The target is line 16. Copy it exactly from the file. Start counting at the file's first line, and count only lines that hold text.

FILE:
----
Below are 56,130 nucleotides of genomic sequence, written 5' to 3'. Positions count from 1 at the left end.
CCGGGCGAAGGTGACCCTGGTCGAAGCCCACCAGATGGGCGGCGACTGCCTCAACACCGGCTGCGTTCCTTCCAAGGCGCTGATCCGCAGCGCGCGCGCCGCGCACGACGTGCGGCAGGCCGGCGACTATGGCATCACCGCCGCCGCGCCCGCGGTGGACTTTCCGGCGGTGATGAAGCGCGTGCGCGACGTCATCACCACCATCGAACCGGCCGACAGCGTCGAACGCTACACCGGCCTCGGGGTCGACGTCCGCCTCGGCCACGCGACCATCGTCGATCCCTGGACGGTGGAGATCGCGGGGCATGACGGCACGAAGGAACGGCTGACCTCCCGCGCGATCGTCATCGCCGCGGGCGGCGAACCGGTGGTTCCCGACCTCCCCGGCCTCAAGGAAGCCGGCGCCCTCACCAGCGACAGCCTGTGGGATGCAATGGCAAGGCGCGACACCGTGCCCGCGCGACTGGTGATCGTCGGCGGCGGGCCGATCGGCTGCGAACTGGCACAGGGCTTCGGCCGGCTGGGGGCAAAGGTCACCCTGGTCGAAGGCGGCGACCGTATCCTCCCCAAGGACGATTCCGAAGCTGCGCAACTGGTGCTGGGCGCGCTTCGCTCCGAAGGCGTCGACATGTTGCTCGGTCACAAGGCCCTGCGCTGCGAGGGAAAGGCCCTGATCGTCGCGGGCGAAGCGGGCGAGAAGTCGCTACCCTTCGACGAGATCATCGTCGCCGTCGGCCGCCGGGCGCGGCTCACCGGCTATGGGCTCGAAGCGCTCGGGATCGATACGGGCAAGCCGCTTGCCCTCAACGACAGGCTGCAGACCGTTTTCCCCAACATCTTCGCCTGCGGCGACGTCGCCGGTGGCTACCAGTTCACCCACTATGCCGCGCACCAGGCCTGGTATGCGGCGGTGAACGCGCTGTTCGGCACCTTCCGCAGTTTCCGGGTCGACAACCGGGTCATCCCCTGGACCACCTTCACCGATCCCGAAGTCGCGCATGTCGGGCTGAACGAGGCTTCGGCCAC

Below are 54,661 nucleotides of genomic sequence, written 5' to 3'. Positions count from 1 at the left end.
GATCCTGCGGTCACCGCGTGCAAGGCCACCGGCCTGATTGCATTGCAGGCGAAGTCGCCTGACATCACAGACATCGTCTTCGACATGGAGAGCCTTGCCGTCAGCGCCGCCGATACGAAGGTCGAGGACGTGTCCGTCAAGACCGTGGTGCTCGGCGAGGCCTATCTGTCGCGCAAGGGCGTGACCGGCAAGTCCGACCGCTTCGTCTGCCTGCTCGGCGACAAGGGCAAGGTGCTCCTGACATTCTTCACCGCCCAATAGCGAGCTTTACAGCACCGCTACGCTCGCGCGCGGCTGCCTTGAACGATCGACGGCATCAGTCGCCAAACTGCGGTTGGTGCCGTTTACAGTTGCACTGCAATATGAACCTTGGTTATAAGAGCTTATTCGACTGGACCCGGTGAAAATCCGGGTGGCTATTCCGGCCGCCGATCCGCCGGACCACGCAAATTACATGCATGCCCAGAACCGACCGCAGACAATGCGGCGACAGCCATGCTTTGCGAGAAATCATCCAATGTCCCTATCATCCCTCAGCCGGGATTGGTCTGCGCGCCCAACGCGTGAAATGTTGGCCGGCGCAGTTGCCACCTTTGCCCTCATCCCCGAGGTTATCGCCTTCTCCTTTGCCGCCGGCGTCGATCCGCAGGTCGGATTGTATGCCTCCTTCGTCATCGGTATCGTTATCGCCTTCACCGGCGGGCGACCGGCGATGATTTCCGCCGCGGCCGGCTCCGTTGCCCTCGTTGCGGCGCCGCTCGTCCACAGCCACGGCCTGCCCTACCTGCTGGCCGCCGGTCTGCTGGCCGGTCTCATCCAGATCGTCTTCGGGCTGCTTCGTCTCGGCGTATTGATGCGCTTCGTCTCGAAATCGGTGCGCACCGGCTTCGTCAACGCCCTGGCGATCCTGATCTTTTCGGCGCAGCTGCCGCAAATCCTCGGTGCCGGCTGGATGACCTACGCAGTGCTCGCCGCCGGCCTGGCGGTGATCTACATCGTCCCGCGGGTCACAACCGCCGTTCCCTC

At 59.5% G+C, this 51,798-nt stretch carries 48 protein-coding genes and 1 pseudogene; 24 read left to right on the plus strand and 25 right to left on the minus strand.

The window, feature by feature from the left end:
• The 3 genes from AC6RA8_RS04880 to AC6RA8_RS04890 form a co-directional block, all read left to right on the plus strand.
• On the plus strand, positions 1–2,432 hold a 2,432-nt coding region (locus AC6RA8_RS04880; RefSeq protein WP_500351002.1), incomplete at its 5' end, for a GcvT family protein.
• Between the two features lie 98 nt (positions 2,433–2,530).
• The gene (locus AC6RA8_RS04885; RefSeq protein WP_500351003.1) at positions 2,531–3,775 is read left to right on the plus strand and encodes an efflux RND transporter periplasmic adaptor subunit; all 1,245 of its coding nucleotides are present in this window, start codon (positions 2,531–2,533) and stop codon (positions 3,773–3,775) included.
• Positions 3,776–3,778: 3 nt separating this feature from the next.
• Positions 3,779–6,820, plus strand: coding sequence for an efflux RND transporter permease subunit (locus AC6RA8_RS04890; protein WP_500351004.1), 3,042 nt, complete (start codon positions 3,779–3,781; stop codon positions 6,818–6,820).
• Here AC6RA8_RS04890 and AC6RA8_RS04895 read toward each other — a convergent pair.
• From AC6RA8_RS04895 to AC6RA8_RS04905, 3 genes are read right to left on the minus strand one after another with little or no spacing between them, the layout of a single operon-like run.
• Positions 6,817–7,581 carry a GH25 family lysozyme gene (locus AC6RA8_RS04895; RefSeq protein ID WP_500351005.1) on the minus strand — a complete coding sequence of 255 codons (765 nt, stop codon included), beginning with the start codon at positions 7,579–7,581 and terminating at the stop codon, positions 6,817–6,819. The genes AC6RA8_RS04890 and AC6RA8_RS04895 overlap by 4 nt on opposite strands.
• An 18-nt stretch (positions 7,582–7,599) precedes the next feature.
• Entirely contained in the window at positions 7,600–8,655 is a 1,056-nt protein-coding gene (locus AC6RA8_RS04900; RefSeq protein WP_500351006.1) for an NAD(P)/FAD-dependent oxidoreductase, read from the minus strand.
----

• An 18-nt stretch (positions 7,582–7,599) precedes the next feature.